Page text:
Student loans help young people achieve their educational dreams. However, when it comes to a life lived happily ever after, student loans are creating havoc for people in Pennsylvania and throughout the United States.

A new study from Student Loan Hero, a website that helps consumers to manage their education debt., makes the impact of student loan debt clear. According to the group, 13 percent of the divorced population says student loan debt was responsible for their split.

In all, more than 33 percent of the 800-plus divorced respondents said money issues in general contributed to the couple’s divorce.

Student loan debt is very real fact of life for young people today. Student loan debt now totals $1.5 trillion in the United States, according to CNBC. The average borrower owes slightly more than $34,000, and the percentage of those who owe in excess of $50,000 has tripled in the last ten years.

For couples starting out, this leads to an inability to do what they want to do, whether that desire is for travel, buying their first home, starting a family or leaving a job to open a business. Debt also leads to the inevitable ensuing frustration.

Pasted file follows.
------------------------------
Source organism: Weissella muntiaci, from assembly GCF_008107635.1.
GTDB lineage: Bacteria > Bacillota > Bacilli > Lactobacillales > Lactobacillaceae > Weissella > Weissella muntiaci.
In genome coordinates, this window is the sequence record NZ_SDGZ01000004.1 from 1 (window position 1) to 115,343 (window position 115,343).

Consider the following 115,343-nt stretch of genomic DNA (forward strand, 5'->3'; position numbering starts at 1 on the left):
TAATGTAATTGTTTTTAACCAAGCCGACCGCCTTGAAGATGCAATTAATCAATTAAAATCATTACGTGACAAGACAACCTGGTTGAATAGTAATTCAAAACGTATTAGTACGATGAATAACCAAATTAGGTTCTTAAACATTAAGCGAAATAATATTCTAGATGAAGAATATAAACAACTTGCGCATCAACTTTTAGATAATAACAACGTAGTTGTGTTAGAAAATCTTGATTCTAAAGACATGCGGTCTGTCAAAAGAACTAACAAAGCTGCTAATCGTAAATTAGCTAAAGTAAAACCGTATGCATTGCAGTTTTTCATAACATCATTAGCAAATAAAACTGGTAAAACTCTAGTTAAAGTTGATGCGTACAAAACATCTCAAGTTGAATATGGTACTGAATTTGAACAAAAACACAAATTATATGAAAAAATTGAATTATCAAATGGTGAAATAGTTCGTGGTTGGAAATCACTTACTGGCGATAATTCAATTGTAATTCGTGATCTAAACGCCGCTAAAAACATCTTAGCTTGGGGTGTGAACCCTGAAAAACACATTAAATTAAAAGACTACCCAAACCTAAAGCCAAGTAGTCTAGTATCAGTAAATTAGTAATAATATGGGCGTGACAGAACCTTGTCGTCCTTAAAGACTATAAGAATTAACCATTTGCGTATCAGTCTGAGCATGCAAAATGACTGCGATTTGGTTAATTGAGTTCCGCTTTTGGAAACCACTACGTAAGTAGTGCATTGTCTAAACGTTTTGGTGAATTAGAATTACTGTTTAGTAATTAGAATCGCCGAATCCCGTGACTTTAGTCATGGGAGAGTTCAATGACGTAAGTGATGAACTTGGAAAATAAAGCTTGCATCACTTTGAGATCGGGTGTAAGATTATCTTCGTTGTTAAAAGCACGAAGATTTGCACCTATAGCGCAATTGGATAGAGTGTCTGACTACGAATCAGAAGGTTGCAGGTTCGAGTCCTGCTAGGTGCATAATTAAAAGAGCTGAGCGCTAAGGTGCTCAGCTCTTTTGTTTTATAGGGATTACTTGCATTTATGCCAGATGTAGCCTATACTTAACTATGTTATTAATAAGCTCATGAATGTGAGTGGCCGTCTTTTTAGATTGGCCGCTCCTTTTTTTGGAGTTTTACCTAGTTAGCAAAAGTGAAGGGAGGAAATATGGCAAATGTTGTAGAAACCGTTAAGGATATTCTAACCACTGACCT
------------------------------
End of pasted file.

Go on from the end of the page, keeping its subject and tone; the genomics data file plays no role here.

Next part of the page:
In instances where both halves of a couple enter the marriage with student debt, or especially when just one party does, a prenuptial agreement can help ease some of the resentment that occurs in a marriage over those debts. While we think of prenups as safeguarding assets, they also can prevent against debt.

In a marriage where money is co-mingled to pay the bills, one spouse is paying part of the student loan debt of the other. A prenup could specify that any money Spouse A contributed to the debt of Spouse B would be refunded back in a divorce. So, Spouse A would be reimbursed, essentially, in the case of divorce.

Marriage has a lot of ups and downs, and people who have student loan debt seem to present another hurdle to jump in a relationship. A family law attorney can help if you want a prenuptial agreement to address the student loan issue, or offer guidance to end your marriage if this hurdle proves too high.